She pointed to the 2008 Supreme Court decision in the case Knight v. Commissioner, which centered on the deductibility of investment expenses. The court ruled on the applicability of the 2 percent adjusted gross income limit to the deductibility of investment fees by trusts.

“You can have a full deduction only for those costs that could not have been incurred by an individual property owner, and the result is that investment advisory fees were at the time subject to the 2 percent floor on itemized deductions against AGI,” said DiChello. “Now that 2 percent floor is gone and we’re dealing with [whether] any expenses the trust incurred are specific to the trust being a trust, and not expenses that an individual would incur. Because of that, I think the same policy is going to apply to investment advisory fees. Investment advisory fees weren’t deductible before, and I think they’re going to remain not deductible. I don’t think much is going to change on the above-the-line deductions, not for fiduciary income tax returns.”

She sees a bigger issue in the matter of carryforward losses for the final year of the tax return for a trust or an estate. “Those could be distributed out to the beneficiary, and what we’re looking at as practitioners is whether or not the ability to distribute those out in the final year of the trust or estate’s income tax return, whether that’s going to be curbed because of the new Tax Code and what the regs are going to say on that,” said DiChello. “I think the notice suggests that they’re going to come to a conclusion or provide clarification on that issue. That’s a really big issue because when we do administration, in the final year it’s always an added benefit to be able to carry forward the losses and to be able to distribute them out, so that could be an impactful result depending on what position they take on that. In that notice they weren’t clear. They were more clear on their position as to the deductibility of itemized deduction issues for trusts and estates than they were on that issue of the carryforward losses and the distribution of them.”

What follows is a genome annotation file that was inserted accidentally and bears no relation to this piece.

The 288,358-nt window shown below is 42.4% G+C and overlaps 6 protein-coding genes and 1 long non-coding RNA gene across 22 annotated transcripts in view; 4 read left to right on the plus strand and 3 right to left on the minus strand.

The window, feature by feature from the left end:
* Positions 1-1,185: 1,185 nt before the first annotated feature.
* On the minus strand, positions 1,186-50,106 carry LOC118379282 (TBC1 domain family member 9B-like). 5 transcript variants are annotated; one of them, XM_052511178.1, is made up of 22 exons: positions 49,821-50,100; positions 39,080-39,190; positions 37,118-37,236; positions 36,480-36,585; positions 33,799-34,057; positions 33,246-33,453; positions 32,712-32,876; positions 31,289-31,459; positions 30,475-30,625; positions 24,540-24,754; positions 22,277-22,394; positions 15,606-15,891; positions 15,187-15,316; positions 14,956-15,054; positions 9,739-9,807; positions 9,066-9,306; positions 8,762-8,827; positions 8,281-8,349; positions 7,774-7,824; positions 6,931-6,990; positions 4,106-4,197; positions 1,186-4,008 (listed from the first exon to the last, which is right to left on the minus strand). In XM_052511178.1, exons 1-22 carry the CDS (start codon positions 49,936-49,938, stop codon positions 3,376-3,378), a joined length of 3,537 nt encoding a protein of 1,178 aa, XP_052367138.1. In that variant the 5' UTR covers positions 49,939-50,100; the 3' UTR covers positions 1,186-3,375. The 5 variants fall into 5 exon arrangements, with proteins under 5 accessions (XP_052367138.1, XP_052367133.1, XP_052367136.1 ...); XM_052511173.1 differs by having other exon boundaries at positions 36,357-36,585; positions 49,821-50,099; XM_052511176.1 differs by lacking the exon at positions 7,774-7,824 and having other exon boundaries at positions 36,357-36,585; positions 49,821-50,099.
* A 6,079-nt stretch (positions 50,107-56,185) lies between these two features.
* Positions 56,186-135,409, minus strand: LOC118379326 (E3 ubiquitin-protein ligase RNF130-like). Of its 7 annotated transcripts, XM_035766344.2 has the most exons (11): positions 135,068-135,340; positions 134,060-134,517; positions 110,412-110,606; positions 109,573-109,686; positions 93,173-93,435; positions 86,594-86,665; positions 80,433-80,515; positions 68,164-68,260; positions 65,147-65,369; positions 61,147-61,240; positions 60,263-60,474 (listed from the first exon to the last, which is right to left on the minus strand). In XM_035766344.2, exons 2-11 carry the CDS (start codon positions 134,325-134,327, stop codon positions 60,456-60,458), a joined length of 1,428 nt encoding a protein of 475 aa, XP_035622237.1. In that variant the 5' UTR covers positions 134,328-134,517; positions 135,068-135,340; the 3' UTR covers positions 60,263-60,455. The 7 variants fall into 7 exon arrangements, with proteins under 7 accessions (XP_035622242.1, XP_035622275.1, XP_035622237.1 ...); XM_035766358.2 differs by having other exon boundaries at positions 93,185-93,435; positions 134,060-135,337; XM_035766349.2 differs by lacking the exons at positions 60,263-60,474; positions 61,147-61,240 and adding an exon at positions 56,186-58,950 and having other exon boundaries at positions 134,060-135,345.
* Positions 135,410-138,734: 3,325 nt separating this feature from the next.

She noted that the IRS is looking for comments from practitioners on the notice, and the answer could ultimately depend on the feedback it receives.

“The notice suggested they’re looking for practitioners to weigh in, and I think that some of what they do is going to depend on what they’re getting,” said DiChello. “I would think that there’s going to be a lot of weighing in on the latter issue because it could have a big impact on estates and trusts. I don’t think it’s the intended result of the change under Section 67, so I think if the IRS is going to take the position that the deductions could still be made with respect to estates and trusts on their taxes, it would seem to be inconsistent to me that they should suggest that they can’t carry forward the loss in the final year and distribute it out.”

Register or login for access to this item and much more

All Accounting Today content is archived after seven days.

Community members receive:
  • All recent and archived articles
  • Conference offers and updates
  • A full menu of enewsletter options
  • Web seminars, white papers, ebooks

Don't have an account? Register for Free Unlimited Access